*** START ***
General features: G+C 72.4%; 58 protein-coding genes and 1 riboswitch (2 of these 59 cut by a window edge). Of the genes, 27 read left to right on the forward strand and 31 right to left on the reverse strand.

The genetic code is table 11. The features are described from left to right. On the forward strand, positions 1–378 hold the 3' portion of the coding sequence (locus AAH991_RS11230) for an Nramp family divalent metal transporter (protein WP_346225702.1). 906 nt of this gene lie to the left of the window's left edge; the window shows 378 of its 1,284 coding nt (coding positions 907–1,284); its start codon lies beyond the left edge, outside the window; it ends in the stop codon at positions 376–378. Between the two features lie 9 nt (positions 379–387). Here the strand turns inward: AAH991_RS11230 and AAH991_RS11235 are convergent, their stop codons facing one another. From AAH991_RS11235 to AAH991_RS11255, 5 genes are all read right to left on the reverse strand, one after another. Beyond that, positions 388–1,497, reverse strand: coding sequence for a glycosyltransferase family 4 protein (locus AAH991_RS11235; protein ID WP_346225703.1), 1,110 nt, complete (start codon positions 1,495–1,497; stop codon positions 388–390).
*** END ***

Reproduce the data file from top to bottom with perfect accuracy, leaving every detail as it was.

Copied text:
General features: G+C 72.4%; 58 protein-coding genes and 1 riboswitch (2 of these 59 cut by a window edge). Of the genes, 27 read left to right on the forward strand and 31 right to left on the reverse strand.

The genetic code is table 11. The features are described from left to right. On the forward strand, positions 1–378 hold the 3' portion of the coding sequence (locus AAH991_RS11230) for an Nramp family divalent metal transporter (protein WP_346225702.1). 906 nt of this gene lie to the left of the window's left edge; the window shows 378 of its 1,284 coding nt (coding positions 907–1,284); its start codon lies beyond the left edge, outside the window; it ends in the stop codon at positions 376–378. Between the two features lie 9 nt (positions 379–387). Here the strand turns inward: AAH991_RS11230 and AAH991_RS11235 are convergent, their stop codons facing one another. From AAH991_RS11235 to AAH991_RS11255, 5 genes are all read right to left on the reverse strand, one after another. Beyond that, positions 388–1,497, reverse strand: coding sequence for a glycosyltransferase family 4 protein (locus AAH991_RS11235; protein ID WP_346225703.1), 1,110 nt, complete (start codon positions 1,495–1,497; stop codon positions 388–390).